It was my final year in seminary. I was a few credit hours and one master’s thesis away from graduating with a master’s degree in theology. Being enrolled in the necessary classes, I set out to write my 100 page thesis.
I was roughly 25 pages into my paper when I needed to turn in my first two chapters for review from my advisers. I saved the file on a floppy disc (yes this was before the days of jump drives), and headed to campus to print off my paper. That is when a funny thing happened on the way to the printer. Actually, I did not think it was that funny. The file got corrupted. It was unsalvageable and unopenable. I lost it all.
Lucky for me, I had the outline still in hand and all the original material. It actually only took me a weekend to work my way back to those 25 pages, but through this process I learned a valuable lesson. It pays to save and save often. It pays to back up your saved copies. If I had made backup copies of my paper, I would not have lost it all that fateful weekend.
Starting that fateful day, and for the rest of that thesis, I saved and saved often. I had each chapter of my paper saved differently and on different discs. I had learned my lesson. When things went bad, I saw my need for saving. What is interesting, though, is that I have not continued that practice today. I am now beginning to work on my doctoral dissertation, and as I begin writing my paper, I no longer feel the need to save and resave all my documents. Why is that? When trouble hits, we realize our need for saving, but when things are going well, we feel fairly indestructible.
Yesterday at Wildwood Community Church, I preached a sermon out of Psalm 27 entitled “Front-page Fear, Lasting Peace.” In this message we saw how we can experience peace in scary times by focusing on the Lord and not the issues on the front-page of our papers. David was able to remain peaceful even as evil men were plotting to kill him, and we can have peace amidst economic and political instability.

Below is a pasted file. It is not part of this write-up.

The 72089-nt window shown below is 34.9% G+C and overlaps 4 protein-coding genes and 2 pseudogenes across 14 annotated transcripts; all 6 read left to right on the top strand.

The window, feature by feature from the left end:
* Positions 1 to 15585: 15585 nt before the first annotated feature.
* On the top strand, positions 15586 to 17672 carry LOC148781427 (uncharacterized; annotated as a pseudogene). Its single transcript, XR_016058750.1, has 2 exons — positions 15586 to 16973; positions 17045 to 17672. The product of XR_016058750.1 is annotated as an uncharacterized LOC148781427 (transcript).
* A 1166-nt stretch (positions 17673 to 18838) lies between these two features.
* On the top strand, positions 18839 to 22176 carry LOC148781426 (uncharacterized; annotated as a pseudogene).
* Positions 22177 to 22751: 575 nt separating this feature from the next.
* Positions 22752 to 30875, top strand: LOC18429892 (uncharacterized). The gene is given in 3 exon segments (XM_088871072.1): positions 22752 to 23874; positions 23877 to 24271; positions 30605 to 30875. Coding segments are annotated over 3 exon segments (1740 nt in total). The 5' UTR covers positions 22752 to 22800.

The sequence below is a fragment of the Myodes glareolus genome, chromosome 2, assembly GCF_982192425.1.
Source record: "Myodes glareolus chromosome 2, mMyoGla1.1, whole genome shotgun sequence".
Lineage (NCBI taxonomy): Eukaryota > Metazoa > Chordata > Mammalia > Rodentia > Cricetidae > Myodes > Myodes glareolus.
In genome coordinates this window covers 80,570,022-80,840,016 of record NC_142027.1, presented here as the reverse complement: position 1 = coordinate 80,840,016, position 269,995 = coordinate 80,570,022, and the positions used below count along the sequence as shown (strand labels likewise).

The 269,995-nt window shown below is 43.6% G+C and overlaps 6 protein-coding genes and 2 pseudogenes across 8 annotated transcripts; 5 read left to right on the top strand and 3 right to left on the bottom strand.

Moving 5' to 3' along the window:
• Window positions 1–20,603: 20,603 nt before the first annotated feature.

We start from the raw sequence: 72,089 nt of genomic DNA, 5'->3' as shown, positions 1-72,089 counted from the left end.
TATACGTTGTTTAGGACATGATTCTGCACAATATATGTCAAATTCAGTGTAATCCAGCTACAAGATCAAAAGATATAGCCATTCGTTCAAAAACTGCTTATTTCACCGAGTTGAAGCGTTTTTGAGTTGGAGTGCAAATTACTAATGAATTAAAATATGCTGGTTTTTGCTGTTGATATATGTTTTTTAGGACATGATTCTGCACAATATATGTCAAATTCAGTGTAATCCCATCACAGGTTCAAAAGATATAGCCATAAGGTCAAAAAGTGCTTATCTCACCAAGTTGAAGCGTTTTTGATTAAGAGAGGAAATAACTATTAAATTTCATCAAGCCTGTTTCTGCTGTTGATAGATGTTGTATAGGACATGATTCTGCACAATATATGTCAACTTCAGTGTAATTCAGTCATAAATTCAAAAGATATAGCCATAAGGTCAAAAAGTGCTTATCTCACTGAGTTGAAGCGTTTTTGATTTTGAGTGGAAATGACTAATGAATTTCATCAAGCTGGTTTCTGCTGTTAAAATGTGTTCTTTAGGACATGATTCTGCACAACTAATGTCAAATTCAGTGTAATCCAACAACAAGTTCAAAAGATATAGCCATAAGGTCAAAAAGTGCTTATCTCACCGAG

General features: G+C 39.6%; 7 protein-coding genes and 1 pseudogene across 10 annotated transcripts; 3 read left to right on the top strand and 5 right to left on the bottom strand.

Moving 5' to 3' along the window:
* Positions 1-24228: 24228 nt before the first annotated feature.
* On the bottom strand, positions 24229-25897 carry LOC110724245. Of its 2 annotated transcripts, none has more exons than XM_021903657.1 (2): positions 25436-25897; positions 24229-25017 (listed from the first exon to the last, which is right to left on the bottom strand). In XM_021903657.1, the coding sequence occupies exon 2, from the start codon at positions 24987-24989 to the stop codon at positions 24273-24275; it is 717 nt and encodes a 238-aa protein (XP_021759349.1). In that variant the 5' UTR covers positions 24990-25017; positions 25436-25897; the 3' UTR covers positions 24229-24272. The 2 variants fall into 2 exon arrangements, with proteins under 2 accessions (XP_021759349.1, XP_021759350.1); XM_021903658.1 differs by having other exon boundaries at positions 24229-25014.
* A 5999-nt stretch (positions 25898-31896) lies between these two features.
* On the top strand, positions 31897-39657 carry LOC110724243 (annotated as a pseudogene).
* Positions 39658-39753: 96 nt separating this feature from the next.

At the conclusion of the message yesterday, I brought our attention to David’s words in Psalm 27:14 when he says, “Wait for the Lord. Be strong and take heart and wait for the Lord.” When I mentioned this yesterday, I encouraged us to keep our confidence in the Lord even if things got worse in the coming week. I said something to the effect of “You may trust God for your finances today, but will you continue to trust Him on Monday if the stock market plummets another 300 points.” The implication of this point was to encourage us to wait on the Lord and keep our trust in Him even if things look troubled.
As I write this tonight, I am looking at a stock market that had record gains today. As I watch these times improve dramatically, I reflected on what I said yesterday. I actually began to rethink my statement. For certain, we need to wait on the Lord and keep trusting in Him if things get worse, but you know what? When things get better we need to wait on the Lord and keep trusting Him as well! In fact, sometimes when things go well, we have more trouble keeping our trust in Christ.
In a sense, when our lives get corrupted, unopenable, and (from our perspective) beyond salvaging, we remember our need for saving. However, when things go well, we tend to operate more in self-sufficiency. It is foolish for me to not save my dissertation, and it is foolish for us to lose our sense of need and trust in the Lord. As our world fluctuates up and down in the coming days, may our source of hope remain securely fastened to the Lord. Christ is our life, and He needs no backup. “Wait for the Lord. Be strong and take heart and wait for the Lord!”